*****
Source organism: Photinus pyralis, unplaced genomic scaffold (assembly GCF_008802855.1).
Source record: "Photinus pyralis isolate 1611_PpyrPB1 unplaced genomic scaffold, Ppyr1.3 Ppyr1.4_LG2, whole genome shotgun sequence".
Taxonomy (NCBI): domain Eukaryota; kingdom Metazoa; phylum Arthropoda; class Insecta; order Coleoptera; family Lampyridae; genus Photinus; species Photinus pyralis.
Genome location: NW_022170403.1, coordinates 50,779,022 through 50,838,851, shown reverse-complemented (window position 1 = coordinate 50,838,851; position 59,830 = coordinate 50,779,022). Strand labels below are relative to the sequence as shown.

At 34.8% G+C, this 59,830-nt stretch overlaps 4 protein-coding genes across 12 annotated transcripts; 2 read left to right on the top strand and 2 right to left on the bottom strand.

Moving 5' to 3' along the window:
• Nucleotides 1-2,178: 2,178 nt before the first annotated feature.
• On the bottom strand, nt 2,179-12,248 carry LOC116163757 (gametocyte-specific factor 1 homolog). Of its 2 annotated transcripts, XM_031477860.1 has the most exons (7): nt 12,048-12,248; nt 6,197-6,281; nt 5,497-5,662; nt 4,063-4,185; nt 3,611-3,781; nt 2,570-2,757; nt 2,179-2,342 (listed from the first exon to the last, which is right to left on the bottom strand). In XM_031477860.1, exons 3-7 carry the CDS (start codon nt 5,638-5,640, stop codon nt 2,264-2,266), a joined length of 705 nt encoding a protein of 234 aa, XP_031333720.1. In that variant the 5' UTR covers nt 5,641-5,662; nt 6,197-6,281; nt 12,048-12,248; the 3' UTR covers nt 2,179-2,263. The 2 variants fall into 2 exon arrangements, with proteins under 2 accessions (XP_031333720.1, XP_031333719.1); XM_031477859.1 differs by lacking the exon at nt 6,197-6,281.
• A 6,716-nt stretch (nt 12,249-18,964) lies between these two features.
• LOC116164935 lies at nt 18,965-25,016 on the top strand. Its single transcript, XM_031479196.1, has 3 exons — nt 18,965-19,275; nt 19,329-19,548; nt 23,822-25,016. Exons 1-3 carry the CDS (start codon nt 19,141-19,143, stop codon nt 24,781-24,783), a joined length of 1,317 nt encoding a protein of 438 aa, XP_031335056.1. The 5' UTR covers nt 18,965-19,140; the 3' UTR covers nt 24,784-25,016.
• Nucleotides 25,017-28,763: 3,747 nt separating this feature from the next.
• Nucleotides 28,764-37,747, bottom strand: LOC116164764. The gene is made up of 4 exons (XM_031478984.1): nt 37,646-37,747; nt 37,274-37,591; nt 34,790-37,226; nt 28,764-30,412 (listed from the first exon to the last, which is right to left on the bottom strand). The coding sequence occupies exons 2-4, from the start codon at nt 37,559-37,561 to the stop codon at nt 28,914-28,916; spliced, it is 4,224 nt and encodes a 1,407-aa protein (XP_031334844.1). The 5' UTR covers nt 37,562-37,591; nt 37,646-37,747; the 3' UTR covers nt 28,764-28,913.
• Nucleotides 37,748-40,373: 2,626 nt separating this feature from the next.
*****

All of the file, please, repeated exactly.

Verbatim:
Source organism: Photinus pyralis, unplaced genomic scaffold (assembly GCF_008802855.1).
Source record: "Photinus pyralis isolate 1611_PpyrPB1 unplaced genomic scaffold, Ppyr1.3 Ppyr1.4_LG2, whole genome shotgun sequence".
Taxonomy (NCBI): domain Eukaryota; kingdom Metazoa; phylum Arthropoda; class Insecta; order Coleoptera; family Lampyridae; genus Photinus; species Photinus pyralis.
Genome location: NW_022170403.1, coordinates 50,779,022 through 50,838,851, shown reverse-complemented (window position 1 = coordinate 50,838,851; position 59,830 = coordinate 50,779,022). Strand labels below are relative to the sequence as shown.

At 34.8% G+C, this 59,830-nt stretch overlaps 4 protein-coding genes across 12 annotated transcripts; 2 read left to right on the top strand and 2 right to left on the bottom strand.

Moving 5' to 3' along the window:
• Nucleotides 1-2,178: 2,178 nt before the first annotated feature.
• On the bottom strand, nt 2,179-12,248 carry LOC116163757 (gametocyte-specific factor 1 homolog). Of its 2 annotated transcripts, XM_031477860.1 has the most exons (7): nt 12,048-12,248; nt 6,197-6,281; nt 5,497-5,662; nt 4,063-4,185; nt 3,611-3,781; nt 2,570-2,757; nt 2,179-2,342 (listed from the first exon to the last, which is right to left on the bottom strand). In XM_031477860.1, exons 3-7 carry the CDS (start codon nt 5,638-5,640, stop codon nt 2,264-2,266), a joined length of 705 nt encoding a protein of 234 aa, XP_031333720.1. In that variant the 5' UTR covers nt 5,641-5,662; nt 6,197-6,281; nt 12,048-12,248; the 3' UTR covers nt 2,179-2,263. The 2 variants fall into 2 exon arrangements, with proteins under 2 accessions (XP_031333720.1, XP_031333719.1); XM_031477859.1 differs by lacking the exon at nt 6,197-6,281.
• A 6,716-nt stretch (nt 12,249-18,964) lies between these two features.
• LOC116164935 lies at nt 18,965-25,016 on the top strand. Its single transcript, XM_031479196.1, has 3 exons — nt 18,965-19,275; nt 19,329-19,548; nt 23,822-25,016. Exons 1-3 carry the CDS (start codon nt 19,141-19,143, stop codon nt 24,781-24,783), a joined length of 1,317 nt encoding a protein of 438 aa, XP_031335056.1. The 5' UTR covers nt 18,965-19,140; the 3' UTR covers nt 24,784-25,016.
• Nucleotides 25,017-28,763: 3,747 nt separating this feature from the next.
• Nucleotides 28,764-37,747, bottom strand: LOC116164764. The gene is made up of 4 exons (XM_031478984.1): nt 37,646-37,747; nt 37,274-37,591; nt 34,790-37,226; nt 28,764-30,412 (listed from the first exon to the last, which is right to left on the bottom strand). The coding sequence occupies exons 2-4, from the start codon at nt 37,559-37,561 to the stop codon at nt 28,914-28,916; spliced, it is 4,224 nt and encodes a 1,407-aa protein (XP_031334844.1). The 5' UTR covers nt 37,562-37,591; nt 37,646-37,747; the 3' UTR covers nt 28,764-28,913.
• Nucleotides 37,748-40,373: 2,626 nt separating this feature from the next.